Like many people, I enjoy a glass of wine or two a few times a week (perhaps more at times of celebration and holidays). Alcohol makes me feel happy, relaxed and sociable, and a little bit of red wine is good for you, isn’t it? “Dry January” hadn’t appealed before, but this year the scientist in me was intrigued to find out if short-term abstinence can really make a difference to brain health.
What I found was genuinely surprising! For healthy people with a moderate or heavy alcohol consumption, a month’s abstinence from alcohol can lead to significant improvements in blood sugar control, blood pressure, weight loss and a reduction in cancer related factors; all of which can affect brain health and mental wellbeing. In addition, moderate drinkers who avoid alcohol for a month will reduce the risk of liver cell damage because oxidative cellular stress is reduced. I couldn’t find any studies that prove this has a knock-on effect on brain health (for obvious reasons), but what is good for the liver is most usually beneficial for the brain too.
I also discovered that good dietary sources of folate and riboflavin (vitamin B2) may be protective of cognitive function following a period of regular alcohol intake. It does this by helping to reduce homocysteine levels, which is an important biomarker for brain health.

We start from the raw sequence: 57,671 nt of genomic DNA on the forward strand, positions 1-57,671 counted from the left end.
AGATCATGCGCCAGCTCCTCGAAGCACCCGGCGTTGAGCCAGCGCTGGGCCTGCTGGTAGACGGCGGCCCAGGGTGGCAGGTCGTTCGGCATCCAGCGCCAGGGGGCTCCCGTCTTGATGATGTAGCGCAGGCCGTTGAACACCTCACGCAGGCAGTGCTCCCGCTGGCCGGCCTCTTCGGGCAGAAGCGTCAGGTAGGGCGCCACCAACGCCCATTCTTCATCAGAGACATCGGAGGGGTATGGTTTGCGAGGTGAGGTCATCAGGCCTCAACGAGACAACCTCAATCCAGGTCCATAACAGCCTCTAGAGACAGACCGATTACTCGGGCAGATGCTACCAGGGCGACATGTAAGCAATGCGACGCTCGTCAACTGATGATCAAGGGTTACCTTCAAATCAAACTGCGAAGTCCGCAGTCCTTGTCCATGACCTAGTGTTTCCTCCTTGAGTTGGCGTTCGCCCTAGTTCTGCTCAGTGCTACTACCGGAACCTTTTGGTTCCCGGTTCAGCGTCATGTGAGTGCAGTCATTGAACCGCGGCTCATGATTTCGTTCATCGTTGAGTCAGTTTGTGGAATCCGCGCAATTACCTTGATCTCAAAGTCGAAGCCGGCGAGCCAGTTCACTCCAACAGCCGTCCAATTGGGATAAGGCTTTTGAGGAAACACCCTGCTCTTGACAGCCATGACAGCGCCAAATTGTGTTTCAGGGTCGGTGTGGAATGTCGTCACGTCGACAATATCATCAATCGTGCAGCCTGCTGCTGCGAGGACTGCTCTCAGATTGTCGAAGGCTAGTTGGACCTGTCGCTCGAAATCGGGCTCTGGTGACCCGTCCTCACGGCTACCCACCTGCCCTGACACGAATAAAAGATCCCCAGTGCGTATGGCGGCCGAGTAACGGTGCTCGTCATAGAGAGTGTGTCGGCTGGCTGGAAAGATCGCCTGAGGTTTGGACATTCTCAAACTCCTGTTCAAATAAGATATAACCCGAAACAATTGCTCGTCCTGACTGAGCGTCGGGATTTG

This next bit of information will be disappointing for many people (myself included). The perceived connection between a little bit of red wine and good health is being eroded by science. Yes, red grapes and red wine contain a polyphenol called resveratrol that has been found to be beneficial for rat brains, but research doesn’t support the view that drinking wine is as beneficial for human cognition as eating the grapes.
With all this in mind, how to approach lifestyle change, even if short-term? For me, I prefer to slowly reduce consumption in order to give my liver and brain a chance to wind down naturally. For others, it’s easier to get started knowing that others are doing it too. Whichever route you choose, research does show that as soon as we reduce our alcohol consumption and initiate some longer-term changes like eating well and taking more exercise, the sooner we can feel more energised and develop healthier drinking patterns!
I’ve changed my mind about Dry January. It’s not about depriving ourselves of enjoyment, it’s about getting ourselves and our brain back in harmony so we can make 2022 an awesome year. This January I will be raising a glass of elderflower cordial and saying “Cheers” to that!
With thanks to Tracey Hipkiss, Food for the Brain Volunteer, for this article.